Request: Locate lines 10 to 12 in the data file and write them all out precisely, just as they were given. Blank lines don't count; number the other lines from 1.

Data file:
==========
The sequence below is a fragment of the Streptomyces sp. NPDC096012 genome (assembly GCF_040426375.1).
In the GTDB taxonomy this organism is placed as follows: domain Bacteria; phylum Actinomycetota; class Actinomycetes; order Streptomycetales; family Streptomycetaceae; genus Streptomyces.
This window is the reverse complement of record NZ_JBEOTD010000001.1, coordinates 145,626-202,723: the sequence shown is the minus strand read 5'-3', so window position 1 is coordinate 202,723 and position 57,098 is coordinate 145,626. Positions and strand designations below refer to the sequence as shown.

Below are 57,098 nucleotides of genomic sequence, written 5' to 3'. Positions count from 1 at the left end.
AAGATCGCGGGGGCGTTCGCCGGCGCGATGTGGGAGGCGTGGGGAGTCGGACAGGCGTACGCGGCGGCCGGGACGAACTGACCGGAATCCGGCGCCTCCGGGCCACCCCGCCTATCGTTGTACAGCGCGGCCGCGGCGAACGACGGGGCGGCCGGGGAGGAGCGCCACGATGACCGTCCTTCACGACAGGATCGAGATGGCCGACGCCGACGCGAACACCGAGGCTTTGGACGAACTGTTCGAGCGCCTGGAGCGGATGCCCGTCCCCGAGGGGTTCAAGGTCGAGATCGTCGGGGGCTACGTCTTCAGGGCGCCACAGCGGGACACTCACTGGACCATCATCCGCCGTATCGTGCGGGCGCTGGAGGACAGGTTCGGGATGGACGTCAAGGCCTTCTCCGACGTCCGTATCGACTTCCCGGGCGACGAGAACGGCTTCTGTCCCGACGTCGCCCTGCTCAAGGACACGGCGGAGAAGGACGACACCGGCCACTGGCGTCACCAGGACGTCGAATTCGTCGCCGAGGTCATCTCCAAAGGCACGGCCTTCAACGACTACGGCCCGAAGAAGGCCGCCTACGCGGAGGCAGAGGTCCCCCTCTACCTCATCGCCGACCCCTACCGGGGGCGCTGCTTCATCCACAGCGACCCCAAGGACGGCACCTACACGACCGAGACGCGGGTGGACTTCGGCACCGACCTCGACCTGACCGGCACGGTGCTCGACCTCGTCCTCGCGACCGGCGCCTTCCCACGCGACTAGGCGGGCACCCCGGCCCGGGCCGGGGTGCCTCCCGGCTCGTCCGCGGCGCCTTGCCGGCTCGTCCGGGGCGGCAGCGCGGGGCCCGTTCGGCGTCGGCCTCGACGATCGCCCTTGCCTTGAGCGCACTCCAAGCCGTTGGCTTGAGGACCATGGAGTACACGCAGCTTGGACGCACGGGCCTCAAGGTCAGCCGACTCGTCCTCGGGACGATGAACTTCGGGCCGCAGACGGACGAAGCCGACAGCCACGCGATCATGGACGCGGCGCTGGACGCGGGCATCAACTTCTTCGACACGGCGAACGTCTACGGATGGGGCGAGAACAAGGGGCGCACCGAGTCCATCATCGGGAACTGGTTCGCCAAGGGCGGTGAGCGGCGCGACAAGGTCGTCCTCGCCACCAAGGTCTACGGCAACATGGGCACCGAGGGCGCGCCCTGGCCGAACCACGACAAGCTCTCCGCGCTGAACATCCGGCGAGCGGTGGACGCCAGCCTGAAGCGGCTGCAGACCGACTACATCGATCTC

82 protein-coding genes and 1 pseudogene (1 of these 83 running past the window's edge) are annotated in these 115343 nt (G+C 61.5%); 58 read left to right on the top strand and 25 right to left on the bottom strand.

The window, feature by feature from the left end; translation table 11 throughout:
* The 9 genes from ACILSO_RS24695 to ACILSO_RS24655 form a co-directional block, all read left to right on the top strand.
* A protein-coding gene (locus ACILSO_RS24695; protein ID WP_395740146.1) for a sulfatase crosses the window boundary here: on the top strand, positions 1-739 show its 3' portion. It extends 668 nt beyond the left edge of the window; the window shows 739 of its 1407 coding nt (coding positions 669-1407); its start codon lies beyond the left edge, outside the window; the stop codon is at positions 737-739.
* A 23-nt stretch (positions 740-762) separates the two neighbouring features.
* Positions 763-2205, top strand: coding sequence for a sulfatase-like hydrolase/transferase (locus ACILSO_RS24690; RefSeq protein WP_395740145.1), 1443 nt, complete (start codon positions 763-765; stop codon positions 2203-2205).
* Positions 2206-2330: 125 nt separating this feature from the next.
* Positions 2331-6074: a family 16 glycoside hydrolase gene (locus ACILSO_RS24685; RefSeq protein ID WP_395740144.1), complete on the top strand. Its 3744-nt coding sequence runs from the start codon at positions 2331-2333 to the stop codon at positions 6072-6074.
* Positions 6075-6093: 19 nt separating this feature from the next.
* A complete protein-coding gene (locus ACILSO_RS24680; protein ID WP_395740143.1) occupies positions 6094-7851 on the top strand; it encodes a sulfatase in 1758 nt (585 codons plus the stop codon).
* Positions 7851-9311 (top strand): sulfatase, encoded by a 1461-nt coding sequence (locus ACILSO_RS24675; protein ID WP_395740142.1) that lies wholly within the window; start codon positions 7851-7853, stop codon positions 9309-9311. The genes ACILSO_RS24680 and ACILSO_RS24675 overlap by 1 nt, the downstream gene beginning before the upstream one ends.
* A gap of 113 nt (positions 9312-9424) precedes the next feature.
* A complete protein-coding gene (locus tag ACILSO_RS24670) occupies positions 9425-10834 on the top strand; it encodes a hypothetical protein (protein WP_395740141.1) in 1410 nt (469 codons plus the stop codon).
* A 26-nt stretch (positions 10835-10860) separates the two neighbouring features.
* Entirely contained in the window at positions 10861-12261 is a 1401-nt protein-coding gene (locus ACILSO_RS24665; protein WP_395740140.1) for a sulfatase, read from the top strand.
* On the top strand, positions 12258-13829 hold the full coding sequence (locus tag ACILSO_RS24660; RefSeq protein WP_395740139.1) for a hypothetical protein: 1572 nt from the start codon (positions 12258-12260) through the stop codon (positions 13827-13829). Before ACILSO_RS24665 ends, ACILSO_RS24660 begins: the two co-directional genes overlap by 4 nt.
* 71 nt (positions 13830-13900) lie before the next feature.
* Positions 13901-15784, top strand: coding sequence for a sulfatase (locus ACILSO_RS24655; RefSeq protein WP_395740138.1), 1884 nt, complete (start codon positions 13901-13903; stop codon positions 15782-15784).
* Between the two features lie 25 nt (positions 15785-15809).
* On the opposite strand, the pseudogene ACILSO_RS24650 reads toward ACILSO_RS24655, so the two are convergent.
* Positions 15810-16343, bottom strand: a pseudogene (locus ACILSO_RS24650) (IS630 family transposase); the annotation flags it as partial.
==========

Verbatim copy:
* A 23-nt stretch (positions 740-762) separates the two neighbouring features.
* Positions 763-2205, top strand: coding sequence for a sulfatase-like hydrolase/transferase (locus ACILSO_RS24690; RefSeq protein WP_395740145.1), 1443 nt, complete (start codon positions 763-765; stop codon positions 2203-2205).
* Positions 2206-2330: 125 nt separating this feature from the next.